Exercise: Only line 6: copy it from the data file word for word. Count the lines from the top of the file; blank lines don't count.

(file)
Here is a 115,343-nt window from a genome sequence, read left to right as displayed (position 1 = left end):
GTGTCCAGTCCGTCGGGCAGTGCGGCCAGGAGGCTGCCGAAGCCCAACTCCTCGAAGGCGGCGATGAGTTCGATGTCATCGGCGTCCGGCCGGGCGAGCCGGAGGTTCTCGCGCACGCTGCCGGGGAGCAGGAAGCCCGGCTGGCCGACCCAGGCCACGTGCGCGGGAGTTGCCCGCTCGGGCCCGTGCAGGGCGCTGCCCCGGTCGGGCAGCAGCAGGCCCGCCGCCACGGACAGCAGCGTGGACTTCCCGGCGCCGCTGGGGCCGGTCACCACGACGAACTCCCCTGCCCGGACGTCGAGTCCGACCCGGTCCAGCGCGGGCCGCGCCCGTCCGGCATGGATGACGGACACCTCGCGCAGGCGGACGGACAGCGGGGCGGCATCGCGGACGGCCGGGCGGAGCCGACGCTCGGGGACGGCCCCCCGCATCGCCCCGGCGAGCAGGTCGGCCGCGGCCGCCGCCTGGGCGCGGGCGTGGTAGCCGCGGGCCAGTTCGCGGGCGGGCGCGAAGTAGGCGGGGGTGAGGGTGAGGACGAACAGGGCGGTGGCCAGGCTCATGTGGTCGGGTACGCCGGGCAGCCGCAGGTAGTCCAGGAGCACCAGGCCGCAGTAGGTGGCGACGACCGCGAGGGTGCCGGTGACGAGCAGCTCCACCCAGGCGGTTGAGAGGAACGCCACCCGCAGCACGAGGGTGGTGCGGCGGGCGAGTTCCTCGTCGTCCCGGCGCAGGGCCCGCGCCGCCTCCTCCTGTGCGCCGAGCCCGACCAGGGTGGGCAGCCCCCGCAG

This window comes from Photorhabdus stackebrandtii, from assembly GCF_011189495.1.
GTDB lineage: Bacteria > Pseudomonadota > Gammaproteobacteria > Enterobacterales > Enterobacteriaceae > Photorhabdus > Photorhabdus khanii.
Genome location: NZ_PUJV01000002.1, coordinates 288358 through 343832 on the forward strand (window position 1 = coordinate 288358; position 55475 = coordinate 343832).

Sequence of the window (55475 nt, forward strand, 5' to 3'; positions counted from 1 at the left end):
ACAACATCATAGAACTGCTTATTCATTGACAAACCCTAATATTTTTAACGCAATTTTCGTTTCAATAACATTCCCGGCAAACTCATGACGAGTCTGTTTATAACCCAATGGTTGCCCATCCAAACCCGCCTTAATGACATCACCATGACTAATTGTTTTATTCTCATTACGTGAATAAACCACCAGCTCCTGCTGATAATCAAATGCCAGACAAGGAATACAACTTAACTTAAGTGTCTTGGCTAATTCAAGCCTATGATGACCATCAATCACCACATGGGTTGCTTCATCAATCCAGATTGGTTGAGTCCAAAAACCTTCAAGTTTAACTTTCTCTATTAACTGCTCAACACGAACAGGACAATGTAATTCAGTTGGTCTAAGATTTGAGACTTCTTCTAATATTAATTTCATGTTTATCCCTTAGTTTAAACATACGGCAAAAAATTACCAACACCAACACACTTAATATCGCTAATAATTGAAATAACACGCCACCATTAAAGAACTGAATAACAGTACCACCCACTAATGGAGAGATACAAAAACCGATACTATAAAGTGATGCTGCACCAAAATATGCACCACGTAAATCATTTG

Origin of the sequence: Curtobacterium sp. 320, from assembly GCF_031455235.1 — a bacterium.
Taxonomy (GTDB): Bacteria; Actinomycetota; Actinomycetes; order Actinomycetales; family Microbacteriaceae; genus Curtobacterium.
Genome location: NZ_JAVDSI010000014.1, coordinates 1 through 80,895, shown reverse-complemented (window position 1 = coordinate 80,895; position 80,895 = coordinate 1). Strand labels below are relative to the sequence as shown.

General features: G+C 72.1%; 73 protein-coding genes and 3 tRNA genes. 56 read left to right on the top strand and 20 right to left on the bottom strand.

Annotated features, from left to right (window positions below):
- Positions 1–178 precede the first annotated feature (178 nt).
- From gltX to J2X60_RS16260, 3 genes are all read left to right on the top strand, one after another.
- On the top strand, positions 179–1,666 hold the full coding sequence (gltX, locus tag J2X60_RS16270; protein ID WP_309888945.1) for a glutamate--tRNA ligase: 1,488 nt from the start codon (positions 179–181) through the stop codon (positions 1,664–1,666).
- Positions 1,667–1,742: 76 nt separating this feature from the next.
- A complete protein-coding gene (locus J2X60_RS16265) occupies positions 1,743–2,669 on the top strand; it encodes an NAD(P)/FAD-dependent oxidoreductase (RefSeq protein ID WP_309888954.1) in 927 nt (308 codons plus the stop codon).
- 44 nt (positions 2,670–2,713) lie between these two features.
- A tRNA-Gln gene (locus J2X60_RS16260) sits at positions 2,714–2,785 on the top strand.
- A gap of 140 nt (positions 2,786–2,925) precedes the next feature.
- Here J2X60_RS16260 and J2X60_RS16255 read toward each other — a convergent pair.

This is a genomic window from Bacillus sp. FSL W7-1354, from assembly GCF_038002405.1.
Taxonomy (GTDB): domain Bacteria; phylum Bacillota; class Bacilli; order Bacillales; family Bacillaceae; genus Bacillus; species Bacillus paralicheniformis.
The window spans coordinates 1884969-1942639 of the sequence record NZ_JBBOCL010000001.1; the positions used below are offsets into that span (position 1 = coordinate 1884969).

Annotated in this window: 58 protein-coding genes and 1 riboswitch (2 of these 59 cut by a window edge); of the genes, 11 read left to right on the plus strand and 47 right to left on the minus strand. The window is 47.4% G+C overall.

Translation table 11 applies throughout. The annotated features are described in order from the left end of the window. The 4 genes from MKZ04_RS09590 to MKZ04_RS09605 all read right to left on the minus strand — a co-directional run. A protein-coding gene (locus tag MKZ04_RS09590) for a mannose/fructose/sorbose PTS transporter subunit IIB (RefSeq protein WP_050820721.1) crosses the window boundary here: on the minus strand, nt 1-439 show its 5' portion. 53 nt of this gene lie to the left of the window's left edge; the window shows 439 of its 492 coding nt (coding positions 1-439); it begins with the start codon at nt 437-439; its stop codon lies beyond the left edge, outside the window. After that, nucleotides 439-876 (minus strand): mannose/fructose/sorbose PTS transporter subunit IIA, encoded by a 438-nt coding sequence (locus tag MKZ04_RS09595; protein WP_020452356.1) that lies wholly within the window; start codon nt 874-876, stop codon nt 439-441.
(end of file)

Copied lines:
Sequence of the window (55475 nt, forward strand, 5' to 3'; positions counted from 1 at the left end):